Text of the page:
The same could be said for when we fully believe that we can do something, but fail. When we think that we’re the best thing since sliced bread, but then fall flat on our face, we can thank our ego for that. This is how the grandiose element of the ego manifests in daily life. We feel that we’re better than we really are, so we take a risk that we feel is in our “challenge ballpark”, but drastically overestimate our ability to take on that challenge, and fail as a result.

Why do we need the ego?

So far, everything about the ego has been negative, but it can also serve some positive purposes. For one, in order for us to differentiate value, our ego needs to be involved.

Because the ego serves as a judge, it actually helps us experience positive events in our lives. In order for something to be positive, there must be an opposing negative, and we must be able to distinguish between the two. This is how value is created. Without this differentiation, there would be no value. Without this differentiation, everything would be bland and be the same as everything else.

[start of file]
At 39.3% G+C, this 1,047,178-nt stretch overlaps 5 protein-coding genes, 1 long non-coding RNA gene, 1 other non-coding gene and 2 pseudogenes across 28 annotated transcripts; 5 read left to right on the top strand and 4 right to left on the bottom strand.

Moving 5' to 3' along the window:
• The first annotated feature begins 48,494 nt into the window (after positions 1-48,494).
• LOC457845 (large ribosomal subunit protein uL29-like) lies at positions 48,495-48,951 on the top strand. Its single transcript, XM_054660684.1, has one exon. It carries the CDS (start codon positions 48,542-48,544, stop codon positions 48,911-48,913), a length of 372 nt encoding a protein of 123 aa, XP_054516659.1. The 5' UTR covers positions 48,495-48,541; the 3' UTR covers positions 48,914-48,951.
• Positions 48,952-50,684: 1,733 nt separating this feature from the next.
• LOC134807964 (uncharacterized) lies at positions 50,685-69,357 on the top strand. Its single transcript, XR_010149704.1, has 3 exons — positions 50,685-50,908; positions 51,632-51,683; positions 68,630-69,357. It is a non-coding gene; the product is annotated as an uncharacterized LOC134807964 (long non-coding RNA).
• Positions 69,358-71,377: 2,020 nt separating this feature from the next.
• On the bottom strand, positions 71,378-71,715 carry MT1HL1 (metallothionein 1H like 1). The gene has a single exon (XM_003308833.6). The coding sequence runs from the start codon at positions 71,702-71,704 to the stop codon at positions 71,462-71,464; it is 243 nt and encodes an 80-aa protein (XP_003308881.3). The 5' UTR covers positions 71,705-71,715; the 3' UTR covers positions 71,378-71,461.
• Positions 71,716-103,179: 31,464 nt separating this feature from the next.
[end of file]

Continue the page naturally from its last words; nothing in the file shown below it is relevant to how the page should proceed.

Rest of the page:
This also helps us prioritize people and responsibilities in our lives. If we didn’t have our ego, we would prioritize all of the people in our lives equally, which strays far from the ideas of priorities. If we prioritized all of the responsibilities in our lives, we would not have enough time in the day to complete those responsibilities, leaving our ego in a frenzy.

How can we tame the ego?

We can start to tame the ego by first acknowledging that it is a necessary evil that we must all live with because it is not going away. Once that is accomplished, the next step is to cultivate an awareness of how it is manifesting in our lives. Is it our thoughts that are rooted in our ego? Do our actions reflect our ego? How about our words that we speak to ourselves and others? Once there is an awareness of how it manifests, observing its manifestations will become a bit easier.